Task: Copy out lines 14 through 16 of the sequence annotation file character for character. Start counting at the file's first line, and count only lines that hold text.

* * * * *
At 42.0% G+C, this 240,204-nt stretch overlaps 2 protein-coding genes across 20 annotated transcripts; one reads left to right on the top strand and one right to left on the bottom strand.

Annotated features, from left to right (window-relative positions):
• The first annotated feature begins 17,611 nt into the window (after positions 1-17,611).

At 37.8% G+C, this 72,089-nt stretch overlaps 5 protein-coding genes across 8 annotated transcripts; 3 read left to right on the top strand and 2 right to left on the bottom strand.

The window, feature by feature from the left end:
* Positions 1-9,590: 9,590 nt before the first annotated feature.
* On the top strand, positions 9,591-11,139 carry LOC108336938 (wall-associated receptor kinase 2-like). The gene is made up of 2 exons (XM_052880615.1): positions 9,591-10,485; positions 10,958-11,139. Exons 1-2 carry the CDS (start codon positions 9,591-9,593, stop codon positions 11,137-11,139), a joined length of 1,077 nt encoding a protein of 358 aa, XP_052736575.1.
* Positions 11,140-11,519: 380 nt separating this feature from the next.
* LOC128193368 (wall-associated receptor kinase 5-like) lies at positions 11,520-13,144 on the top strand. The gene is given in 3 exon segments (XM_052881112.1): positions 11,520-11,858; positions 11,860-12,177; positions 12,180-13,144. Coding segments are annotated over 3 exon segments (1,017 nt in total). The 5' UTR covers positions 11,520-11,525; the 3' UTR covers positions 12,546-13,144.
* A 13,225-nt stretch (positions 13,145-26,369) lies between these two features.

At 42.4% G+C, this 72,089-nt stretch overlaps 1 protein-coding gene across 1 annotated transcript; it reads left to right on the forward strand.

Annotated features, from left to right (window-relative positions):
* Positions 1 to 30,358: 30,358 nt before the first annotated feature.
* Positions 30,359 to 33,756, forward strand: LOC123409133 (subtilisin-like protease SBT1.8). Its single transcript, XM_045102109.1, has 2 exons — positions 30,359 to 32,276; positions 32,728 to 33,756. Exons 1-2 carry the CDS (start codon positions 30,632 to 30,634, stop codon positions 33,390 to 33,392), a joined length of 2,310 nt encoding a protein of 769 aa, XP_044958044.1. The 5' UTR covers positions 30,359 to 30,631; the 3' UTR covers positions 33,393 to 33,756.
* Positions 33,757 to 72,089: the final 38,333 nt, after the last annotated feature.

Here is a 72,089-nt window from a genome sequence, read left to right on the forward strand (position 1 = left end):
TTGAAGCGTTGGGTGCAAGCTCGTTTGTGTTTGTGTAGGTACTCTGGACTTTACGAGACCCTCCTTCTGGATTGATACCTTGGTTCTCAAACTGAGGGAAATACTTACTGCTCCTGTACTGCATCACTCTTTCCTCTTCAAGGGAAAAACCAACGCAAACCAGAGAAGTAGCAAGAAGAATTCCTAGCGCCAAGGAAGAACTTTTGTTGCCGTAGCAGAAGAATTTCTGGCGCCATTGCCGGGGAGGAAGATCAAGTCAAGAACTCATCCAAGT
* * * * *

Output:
* Positions 30,359 to 33,756, forward strand: LOC123409133 (subtilisin-like protease SBT1.8). Its single transcript, XM_045102109.1, has 2 exons — positions 30,359 to 32,276; positions 32,728 to 33,756. Exons 1-2 carry the CDS (start codon positions 30,632 to 30,634, stop codon positions 33,390 to 33,392), a joined length of 2,310 nt encoding a protein of 769 aa, XP_044958044.1. The 5' UTR covers positions 30,359 to 30,631; the 3' UTR covers positions 33,393 to 33,756.
* Positions 33,757 to 72,089: the final 38,333 nt, after the last annotated feature.

Here is a 72,089-nt window from a genome sequence, read left to right on the forward strand (position 1 = left end):